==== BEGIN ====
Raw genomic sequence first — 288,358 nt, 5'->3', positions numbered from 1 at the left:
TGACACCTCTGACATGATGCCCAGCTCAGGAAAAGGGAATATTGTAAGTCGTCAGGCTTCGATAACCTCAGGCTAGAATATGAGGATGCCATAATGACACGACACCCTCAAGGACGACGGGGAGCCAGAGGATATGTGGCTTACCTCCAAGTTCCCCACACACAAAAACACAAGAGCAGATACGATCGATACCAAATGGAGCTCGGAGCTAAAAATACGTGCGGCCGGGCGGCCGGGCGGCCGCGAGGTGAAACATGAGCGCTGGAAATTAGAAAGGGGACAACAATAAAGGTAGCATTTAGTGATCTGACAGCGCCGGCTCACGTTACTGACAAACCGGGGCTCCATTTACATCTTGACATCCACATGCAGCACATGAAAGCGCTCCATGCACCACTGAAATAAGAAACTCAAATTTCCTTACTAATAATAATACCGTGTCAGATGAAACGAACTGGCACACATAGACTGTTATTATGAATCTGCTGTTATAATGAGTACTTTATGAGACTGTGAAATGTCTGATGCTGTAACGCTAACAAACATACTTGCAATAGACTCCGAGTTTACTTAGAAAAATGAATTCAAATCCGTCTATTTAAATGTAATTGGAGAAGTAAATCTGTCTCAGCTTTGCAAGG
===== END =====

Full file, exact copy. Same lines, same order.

Raw genomic sequence first — 288,358 nt, 5'->3', positions numbered from 1 at the left:
TGACACCTCTGACATGATGCCCAGCTCAGGAAAAGGGAATATTGTAAGTCGTCAGGCTTCGATAACCTCAGGCTAGAATATGAGGATGCCATAATGACACGACACCCTCAAGGACGACGGGGAGCCAGAGGATATGTGGCTTACCTCCAAGTTCCCCACACACAAAAACACAAGAGCAGATACGATCGATACCAAATGGAGCTCGGAGCTAAAAATACGTGCGGCCGGGCGGCCGGGCGGCCGCGAGGTGAAACATGAGCGCTGGAAATTAGAAAGGGGACAACAATAAAGGTAGCATTTAGTGATCTGACAGCGCCGGCTCACGTTACTGACAAACCGGGGCTCCATTTACATCTTGACATCCACATGCAGCACATGAAAGCGCTCCATGCACCACTGAAATAAGAAACTCAAATTTCCTTACTAATAATAATACCGTGTCAGATGAAACGAACTGGCACACATAGACTGTTATTATGAATCTGCTGTTATAATGAGTACTTTATGAGACTGTGAAATGTCTGATGCTGTAACGCTAACAAACATACTTGCAATAGACTCCGAGTTTACTTAGAAAAATGAATTCAAATCCGTCTATTTAAATGTAATTGGAGAAGTAAATCTGTCTCAGCTTTGCAAGG